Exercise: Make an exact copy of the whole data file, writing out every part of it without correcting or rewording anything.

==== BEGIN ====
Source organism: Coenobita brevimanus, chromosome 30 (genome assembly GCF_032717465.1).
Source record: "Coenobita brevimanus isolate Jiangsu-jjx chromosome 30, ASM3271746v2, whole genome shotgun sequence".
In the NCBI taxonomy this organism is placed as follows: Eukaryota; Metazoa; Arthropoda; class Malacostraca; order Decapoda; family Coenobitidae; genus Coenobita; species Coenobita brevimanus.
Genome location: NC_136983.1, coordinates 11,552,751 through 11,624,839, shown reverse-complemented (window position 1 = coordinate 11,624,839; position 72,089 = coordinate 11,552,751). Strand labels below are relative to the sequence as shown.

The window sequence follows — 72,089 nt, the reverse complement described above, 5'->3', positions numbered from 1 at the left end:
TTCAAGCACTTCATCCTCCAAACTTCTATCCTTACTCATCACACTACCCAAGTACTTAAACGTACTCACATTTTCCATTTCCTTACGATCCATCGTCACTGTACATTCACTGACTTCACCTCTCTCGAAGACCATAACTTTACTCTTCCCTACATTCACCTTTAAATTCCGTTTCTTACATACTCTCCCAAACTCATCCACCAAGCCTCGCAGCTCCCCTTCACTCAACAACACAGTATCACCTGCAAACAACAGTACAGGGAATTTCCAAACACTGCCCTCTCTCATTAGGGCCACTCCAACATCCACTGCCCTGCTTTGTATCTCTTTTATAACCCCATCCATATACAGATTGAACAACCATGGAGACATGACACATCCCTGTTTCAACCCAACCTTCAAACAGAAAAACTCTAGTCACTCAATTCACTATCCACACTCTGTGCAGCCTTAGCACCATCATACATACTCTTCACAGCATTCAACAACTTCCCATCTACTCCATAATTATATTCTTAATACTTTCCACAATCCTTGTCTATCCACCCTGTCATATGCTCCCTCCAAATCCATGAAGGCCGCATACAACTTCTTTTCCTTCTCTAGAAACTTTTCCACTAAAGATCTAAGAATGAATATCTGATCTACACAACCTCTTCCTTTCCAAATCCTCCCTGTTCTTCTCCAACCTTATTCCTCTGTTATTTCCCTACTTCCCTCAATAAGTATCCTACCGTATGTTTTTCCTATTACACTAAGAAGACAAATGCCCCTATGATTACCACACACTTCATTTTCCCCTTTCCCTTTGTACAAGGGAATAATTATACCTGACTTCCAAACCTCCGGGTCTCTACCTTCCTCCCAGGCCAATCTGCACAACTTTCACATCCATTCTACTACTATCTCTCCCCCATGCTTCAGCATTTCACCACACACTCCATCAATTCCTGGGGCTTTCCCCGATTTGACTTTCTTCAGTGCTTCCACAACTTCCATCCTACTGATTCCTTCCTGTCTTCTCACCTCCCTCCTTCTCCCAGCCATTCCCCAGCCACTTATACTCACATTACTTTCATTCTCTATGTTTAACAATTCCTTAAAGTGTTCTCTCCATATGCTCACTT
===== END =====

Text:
Source organism: Coenobita brevimanus, chromosome 30 (genome assembly GCF_032717465.1).
Source record: "Coenobita brevimanus isolate Jiangsu-jjx chromosome 30, ASM3271746v2, whole genome shotgun sequence".
In the NCBI taxonomy this organism is placed as follows: Eukaryota; Metazoa; Arthropoda; class Malacostraca; order Decapoda; family Coenobitidae; genus Coenobita; species Coenobita brevimanus.
Genome location: NC_136983.1, coordinates 11,552,751 through 11,624,839, shown reverse-complemented (window position 1 = coordinate 11,624,839; position 72,089 = coordinate 11,552,751). Strand labels below are relative to the sequence as shown.

The window sequence follows — 72,089 nt, the reverse complement described above, 5'->3', positions numbered from 1 at the left end:
TTCAAGCACTTCATCCTCCAAACTTCTATCCTTACTCATCACACTACCCAAGTACTTAAACGTACTCACATTTTCCATTTCCTTACGATCCATCGTCACTGTACATTCACTGACTTCACCTCTCTCGAAGACCATAACTTTACTCTTCCCTACATTCACCTTTAAATTCCGTTTCTTACATACTCTCCCAAACTCATCCACCAAGCCTCGCAGCTCCCCTTCACTCAACAACACAGTATCACCTGCAAACAACAGTACAGGGAATTTCCAAACACTGCCCTCTCTCATTAGGGCCACTCCAACATCCACTGCCCTGCTTTGTATCTCTTTTATAACCCCATCCATATACAGATTGAACAACCATGGAGACATGACACATCCCTGTTTCAACCCAACCTTCAAACAGAAAAACTCTAGTCACTCAATTCACTATCCACACTCTGTGCAGCCTTAGCACCATCATACATACTCTTCACAGCATTCAACAACTTCCCATCTACTCCATAATTATATTCTTAATACTTTCCACAATCCTTGTCTATCCACCCTGTCATATGCTCCCTCCAAATCCATGAAGGCCGCATACAACTTCTTTTCCTTCTCTAGAAACTTTTCCACTAAAGATCTAAGAATGAATATCTGATCTACACAACCTCTTCCTTTCCAAATCCTCCCTGTTCTTCTCCAACCTTATTCCTCTGTTATTTCCCTACTTCCCTCAATAAGTATCCTACCGTATGTTTTTCCTATTACACTAAGAAGACAAATGCCCCTATGATTACCACACACTTCATTTTCCCCTTTCCCTTTGTACAAGGGAATAATTATACCTGACTTCCAAACCTCCGGGTCTCTACCTTCCTCCCAGGCCAATCTGCACAACTTTCACATCCATTCTACTACTATCTCTCCCCCATGCTTCAGCATTTCACCACACACTCCATCAATTCCTGGGGCTTTCCCCGATTTGACTTTCTTCAGTGCTTCCACAACTTCCATCCTACTGATTCCTTCCTGTCTTCTCACCTCCCTCCTTCTCCCAGCCATTCCCCAGCCACTTATACTCACATTACTTTCATTCTCTATGTTTAACAATTCCTTAAAGTGTTCTCTCCATATGCTCACTT